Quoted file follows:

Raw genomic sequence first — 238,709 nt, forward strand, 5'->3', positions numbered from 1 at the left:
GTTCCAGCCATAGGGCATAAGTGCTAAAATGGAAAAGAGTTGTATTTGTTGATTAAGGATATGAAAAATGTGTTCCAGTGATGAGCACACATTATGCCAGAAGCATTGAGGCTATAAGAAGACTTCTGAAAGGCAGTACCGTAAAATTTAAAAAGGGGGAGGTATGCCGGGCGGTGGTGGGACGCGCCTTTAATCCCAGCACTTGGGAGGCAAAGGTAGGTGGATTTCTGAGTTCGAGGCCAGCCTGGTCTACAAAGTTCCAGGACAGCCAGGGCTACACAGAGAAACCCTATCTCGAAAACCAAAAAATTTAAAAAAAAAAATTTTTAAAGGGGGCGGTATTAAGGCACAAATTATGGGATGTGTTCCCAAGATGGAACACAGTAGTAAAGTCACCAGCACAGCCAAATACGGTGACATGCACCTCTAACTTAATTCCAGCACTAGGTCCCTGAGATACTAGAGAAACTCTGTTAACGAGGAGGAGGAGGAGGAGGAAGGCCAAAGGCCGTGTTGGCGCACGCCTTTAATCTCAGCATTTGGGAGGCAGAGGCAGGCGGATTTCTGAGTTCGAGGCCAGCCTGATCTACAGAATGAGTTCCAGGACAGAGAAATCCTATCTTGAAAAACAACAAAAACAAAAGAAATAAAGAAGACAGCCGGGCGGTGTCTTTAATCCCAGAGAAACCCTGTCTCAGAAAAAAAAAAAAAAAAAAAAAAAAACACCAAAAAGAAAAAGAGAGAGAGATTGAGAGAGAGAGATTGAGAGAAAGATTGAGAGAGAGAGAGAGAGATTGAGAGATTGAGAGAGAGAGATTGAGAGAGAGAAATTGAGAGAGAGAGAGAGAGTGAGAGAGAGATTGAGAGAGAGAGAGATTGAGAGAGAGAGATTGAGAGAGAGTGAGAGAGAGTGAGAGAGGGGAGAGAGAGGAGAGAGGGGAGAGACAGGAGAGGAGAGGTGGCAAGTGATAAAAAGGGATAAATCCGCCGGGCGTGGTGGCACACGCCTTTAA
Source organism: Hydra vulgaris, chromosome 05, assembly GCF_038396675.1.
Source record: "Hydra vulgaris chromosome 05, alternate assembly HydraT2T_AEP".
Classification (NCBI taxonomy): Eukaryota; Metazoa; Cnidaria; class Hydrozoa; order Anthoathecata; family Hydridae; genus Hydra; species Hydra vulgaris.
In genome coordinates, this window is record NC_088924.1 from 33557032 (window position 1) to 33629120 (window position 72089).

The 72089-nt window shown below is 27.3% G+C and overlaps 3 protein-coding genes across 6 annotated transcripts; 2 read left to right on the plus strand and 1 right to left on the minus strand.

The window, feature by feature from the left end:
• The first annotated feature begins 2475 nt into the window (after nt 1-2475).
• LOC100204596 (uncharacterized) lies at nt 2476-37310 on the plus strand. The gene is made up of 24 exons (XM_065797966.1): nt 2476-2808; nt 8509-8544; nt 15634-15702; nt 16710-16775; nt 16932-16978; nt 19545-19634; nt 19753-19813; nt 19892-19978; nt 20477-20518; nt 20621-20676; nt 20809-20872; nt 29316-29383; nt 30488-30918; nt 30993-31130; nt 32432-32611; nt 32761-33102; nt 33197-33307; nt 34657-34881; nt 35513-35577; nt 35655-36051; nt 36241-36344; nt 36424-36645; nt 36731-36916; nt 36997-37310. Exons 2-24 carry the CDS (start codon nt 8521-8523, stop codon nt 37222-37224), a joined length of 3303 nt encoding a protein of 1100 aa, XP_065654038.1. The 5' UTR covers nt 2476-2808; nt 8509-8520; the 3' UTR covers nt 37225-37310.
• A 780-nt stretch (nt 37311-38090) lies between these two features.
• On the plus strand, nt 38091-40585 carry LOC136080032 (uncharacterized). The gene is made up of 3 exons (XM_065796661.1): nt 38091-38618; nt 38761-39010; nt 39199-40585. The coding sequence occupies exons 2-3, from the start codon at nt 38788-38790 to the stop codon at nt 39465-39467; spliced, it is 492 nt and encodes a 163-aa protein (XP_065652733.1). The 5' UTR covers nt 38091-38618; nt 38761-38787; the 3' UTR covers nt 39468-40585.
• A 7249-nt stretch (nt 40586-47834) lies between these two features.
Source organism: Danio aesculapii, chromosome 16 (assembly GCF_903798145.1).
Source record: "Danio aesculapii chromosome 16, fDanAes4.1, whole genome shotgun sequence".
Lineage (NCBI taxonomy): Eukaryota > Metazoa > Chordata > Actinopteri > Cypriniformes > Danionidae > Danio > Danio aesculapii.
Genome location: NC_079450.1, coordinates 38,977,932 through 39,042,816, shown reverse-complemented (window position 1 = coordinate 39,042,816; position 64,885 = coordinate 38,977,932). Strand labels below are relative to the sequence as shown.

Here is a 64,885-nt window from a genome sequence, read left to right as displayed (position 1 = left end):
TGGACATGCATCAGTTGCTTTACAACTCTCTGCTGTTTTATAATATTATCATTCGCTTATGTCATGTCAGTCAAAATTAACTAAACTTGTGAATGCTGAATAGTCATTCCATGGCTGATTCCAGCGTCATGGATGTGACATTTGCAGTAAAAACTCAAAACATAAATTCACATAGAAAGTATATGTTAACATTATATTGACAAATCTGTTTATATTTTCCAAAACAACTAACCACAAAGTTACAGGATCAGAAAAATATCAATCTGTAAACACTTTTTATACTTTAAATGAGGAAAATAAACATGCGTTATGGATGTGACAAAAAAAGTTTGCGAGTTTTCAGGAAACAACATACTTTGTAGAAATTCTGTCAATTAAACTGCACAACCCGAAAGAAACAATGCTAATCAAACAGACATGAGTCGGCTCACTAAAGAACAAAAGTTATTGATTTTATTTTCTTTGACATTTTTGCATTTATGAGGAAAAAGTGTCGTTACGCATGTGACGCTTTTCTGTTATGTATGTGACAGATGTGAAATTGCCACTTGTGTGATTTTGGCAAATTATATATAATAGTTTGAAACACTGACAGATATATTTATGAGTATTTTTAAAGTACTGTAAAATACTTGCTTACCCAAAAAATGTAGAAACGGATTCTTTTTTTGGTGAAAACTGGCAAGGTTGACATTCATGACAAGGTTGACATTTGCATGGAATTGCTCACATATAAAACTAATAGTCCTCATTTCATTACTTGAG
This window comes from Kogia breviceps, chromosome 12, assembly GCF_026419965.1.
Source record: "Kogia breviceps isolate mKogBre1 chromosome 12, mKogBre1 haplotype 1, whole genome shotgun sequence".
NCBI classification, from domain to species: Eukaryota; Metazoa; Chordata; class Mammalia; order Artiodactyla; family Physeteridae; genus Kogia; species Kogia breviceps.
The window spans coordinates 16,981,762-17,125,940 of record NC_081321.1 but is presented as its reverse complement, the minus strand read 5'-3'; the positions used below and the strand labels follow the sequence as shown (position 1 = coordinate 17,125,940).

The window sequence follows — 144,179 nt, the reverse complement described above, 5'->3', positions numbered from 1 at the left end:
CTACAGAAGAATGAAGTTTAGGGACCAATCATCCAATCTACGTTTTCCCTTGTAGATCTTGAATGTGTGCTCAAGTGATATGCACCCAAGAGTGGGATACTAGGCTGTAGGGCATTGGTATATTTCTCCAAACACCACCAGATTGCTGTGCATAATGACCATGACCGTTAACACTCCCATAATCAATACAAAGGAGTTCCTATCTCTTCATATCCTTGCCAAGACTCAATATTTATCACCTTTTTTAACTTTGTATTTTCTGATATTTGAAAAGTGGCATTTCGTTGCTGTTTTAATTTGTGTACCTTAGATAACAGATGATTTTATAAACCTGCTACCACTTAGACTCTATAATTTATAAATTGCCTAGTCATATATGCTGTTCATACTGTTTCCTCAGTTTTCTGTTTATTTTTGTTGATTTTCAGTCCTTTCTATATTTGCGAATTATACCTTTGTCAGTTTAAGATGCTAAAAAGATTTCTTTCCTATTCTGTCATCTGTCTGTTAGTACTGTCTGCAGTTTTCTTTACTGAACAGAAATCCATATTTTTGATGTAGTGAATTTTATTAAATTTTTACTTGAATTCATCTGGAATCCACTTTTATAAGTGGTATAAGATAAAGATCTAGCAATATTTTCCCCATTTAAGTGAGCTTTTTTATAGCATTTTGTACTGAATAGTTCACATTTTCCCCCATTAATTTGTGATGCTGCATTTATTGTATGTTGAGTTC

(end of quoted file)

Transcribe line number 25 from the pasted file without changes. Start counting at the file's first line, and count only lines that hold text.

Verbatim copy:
CTACAGAAGAATGAAGTTTAGGGACCAATCATCCAATCTACGTTTTCCCTTGTAGATCTTGAATGTGTGCTCAAGTGATATGCACCCAAGAGTGGGATACTAGGCTGTAGGGCATTGGTATATTTCTCCAAACACCACCAGATTGCTGTGCATAATGACCATGACCGTTAACACTCCCATAATCAATACAAAGGAGTTCCTATCTCTTCATATCCTTGCCAAGACTCAATATTTATCACCTTTTTTAACTTTGTATTTTCTGATATTTGAAAAGTGGCATTTCGTTGCTGTTTTAATTTGTGTACCTTAGATAACAGATGATTTTATAAACCTGCTACCACTTAGACTCTATAATTTATAAATTGCCTAGTCATATATGCTGTTCATACTGTTTCCTCAGTTTTCTGTTTATTTTTGTTGATTTTCAGTCCTTTCTATATTTGCGAATTATACCTTTGTCAGTTTAAGATGCTAAAAAGATTTCTTTCCTATTCTGTCATCTGTCTGTTAGTACTGTCTGCAGTTTTCTTTACTGAACAGAAATCCATATTTTTGATGTAGTGAATTTTATTAAATTTTTACTTGAATTCATCTGGAATCCACTTTTATAAGTGGTATAAGATAAAGATCTAGCAATATTTTCCCCATTTAAGTGAGCTTTTTTATAGCATTTTGTACTGAATAGTTCACATTTTCCCCCATTAATTTGTGATGCTGCATTTATTGTATGTTGAGTTC